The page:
For example, residents of Colorado must purchase the following coverages before they can operate a scooter or moped:
- $25,000 per person for bodily injury
- $50,000 per accident for bodily injury
- $15,000 per accident for property damage
Residents of West Virginia must purchase at least the following coverage:
- $25,000 for property damages
- $25,000 for one accident, one injury/death
- $50,000 for one accident, two injuries/deaths
Other states, like New Hampshire, have no insurance requirements at all.
>> Read More: How much does scooter insurance cost?
You may be required to insure your moped or scooter even if your state doesn’t require it
Keep in mind, even if you live in a state that doesn’t require insurance for mopeds or scooters, you might have to buy coverage anyway. If you lease your moped or get a loan to buy it, the lender or dealer leasing the vehicle to you may require insurance.
Lenders want to make sure that you’ll repay the money you borrow to buy a scooter. If you stop making payments, the lender can repossess the vehicle to recoup its lost money. If you wreck the vehicle and don’t have insurance, the lender won’t have anything worth repossessing.
Similarly, dealers want to know that people leasing or renting a moped or scooter will return it in good shape. Requiring insurance means that the dealer will get the vehicle back or get the money they can use to repair or replace it.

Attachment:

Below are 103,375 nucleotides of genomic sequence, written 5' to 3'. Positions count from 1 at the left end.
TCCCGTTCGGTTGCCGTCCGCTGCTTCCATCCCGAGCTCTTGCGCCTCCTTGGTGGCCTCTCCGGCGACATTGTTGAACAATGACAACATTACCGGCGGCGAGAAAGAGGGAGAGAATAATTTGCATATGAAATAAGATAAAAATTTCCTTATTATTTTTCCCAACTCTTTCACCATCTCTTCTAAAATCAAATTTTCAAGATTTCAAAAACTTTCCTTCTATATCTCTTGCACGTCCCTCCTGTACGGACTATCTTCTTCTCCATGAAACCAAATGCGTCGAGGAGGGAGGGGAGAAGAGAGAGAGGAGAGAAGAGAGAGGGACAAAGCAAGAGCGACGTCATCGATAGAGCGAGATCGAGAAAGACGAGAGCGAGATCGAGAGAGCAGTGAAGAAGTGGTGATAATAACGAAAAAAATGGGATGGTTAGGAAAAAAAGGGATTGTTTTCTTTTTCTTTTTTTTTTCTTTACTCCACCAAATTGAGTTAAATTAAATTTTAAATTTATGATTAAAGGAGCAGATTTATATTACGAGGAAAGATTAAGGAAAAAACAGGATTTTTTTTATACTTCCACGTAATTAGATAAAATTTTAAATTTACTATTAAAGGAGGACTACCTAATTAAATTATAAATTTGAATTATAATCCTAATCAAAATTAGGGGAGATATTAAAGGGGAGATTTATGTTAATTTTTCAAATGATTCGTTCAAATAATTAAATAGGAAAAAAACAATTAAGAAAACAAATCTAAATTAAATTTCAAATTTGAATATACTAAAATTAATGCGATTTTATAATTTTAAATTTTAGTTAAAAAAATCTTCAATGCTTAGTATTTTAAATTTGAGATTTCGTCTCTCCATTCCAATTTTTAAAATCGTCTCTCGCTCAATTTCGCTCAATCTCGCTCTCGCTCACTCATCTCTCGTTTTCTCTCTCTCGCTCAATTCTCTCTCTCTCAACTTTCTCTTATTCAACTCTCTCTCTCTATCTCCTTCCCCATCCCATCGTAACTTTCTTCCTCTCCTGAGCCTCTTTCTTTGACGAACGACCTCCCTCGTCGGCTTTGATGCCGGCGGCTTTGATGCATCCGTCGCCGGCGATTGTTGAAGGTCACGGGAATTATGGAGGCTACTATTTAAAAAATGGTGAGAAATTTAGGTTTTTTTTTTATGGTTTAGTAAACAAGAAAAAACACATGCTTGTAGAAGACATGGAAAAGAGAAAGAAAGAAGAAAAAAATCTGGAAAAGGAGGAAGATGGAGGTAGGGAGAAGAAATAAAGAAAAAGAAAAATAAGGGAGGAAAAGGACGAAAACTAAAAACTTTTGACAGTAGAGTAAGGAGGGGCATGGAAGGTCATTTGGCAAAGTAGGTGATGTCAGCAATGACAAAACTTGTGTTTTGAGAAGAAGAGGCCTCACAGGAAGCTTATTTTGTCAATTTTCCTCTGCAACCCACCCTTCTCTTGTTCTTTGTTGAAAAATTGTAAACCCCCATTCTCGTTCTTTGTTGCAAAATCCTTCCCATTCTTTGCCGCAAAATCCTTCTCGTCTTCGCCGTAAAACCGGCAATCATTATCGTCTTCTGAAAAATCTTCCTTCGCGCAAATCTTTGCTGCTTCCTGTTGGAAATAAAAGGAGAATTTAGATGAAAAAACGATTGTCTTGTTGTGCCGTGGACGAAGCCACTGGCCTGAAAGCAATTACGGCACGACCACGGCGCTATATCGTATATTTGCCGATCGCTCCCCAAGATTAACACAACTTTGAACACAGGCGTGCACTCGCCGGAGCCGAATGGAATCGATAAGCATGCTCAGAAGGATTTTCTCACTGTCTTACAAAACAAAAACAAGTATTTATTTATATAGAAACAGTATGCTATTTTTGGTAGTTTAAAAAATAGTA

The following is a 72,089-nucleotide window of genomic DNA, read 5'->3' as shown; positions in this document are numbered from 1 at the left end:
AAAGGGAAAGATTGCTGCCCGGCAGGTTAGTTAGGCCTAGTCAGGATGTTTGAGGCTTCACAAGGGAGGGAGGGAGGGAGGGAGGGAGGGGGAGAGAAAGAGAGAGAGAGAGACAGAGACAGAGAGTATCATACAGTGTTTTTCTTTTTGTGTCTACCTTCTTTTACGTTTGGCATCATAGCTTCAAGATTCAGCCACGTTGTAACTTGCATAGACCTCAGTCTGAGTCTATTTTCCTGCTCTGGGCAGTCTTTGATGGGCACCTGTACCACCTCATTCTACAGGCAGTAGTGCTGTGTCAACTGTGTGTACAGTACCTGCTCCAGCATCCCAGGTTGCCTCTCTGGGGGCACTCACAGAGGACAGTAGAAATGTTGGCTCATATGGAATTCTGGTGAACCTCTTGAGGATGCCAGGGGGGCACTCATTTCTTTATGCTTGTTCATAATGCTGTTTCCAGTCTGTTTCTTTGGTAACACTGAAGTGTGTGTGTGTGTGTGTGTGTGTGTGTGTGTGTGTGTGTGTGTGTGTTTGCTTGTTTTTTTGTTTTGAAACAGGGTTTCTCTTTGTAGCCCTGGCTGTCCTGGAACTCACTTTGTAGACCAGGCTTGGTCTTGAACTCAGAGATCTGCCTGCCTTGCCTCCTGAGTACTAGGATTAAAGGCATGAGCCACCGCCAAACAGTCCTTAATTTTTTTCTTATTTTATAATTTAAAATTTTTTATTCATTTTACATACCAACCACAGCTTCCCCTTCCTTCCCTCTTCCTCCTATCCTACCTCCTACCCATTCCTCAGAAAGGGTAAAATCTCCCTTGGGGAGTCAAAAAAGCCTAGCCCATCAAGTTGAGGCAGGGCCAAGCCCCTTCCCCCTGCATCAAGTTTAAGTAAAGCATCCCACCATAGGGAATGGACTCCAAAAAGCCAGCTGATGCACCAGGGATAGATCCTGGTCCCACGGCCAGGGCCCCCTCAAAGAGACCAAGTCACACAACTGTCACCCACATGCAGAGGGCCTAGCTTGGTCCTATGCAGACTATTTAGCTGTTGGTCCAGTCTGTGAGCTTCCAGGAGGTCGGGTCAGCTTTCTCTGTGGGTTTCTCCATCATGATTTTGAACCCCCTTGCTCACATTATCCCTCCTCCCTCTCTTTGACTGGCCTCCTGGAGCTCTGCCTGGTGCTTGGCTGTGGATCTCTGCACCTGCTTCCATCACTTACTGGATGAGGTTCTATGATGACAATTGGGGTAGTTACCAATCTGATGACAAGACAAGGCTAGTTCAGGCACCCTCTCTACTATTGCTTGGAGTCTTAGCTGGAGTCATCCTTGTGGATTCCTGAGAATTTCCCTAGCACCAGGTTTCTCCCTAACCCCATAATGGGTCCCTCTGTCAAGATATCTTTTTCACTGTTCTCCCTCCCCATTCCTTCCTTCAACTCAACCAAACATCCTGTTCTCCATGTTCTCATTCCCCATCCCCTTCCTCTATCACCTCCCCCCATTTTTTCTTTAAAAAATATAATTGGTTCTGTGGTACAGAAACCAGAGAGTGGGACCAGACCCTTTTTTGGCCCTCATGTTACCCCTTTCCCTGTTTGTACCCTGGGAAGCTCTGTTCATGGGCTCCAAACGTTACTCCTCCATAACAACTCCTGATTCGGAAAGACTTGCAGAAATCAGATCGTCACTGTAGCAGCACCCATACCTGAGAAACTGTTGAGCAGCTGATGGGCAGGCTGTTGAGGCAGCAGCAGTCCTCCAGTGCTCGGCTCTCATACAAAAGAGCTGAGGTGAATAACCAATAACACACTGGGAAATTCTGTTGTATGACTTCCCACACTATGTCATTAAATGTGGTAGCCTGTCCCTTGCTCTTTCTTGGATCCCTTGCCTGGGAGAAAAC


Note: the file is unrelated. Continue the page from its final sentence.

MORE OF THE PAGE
There are some other scenarios where you may have to purchase insurance, even if your state doesn’t typically require it. One of the most common is when you need SR-22 coverage, which happens if you’re convicted of certain driving offenses, like DUI.
Even if not required, moped and scooter insurance can be a smart financial decision
Even if you live in a state where you don’t have to buy insurance, purchasing coverage can still be a smart financial decision. Insurance is there to protect you against financial catastrophe, and coverage for mopeds and scooters is usually cheap.
There are a few different types of coverage that are worth considering.
- Liability. This type of coverage protects you if you’re found to be at fault for causing an accident, injury, or damage. Your insurance will pay for the costs you incurred, up to the coverage limit. For example, if you crash into someone’s fence and damage it, this coverage will pay to repair it.
- Medical payments. This coverage pays for medical expenses for you, family members, household members, and passengers on your moped if they get injured while riding.
- Collision. This insurance coverage pays for damages to your vehicle, letting you repair or replace it, regardless of who is at fault. Often, it also covers safety gear like helmets or clothing designed for protection while riding.
- Comprehensive. Comprehensive insurance pays for miscellaneous damage to your moped or scooter, like vandalism, theft, weather, and accidents involving wildlife.
- Uninsured and underinsured motorist. Not everyone carries insurance or sufficient insurance to cover their liabilities in a car accident. If you’re in an accident caused by someone who doesn’t have sufficient insurance, this coverage reimburses you for medical expenses, lost wages, and other damages.
Where can I compare scooter and moped insurance?
Whenever you’re shopping for an insurance policy, you should take the time to shop around and compare options from multiple insurers. Some insurers offer lower premiums or more flexible coverage, so seeing what’s out there can help you find a great deal.
Author: TJ Porter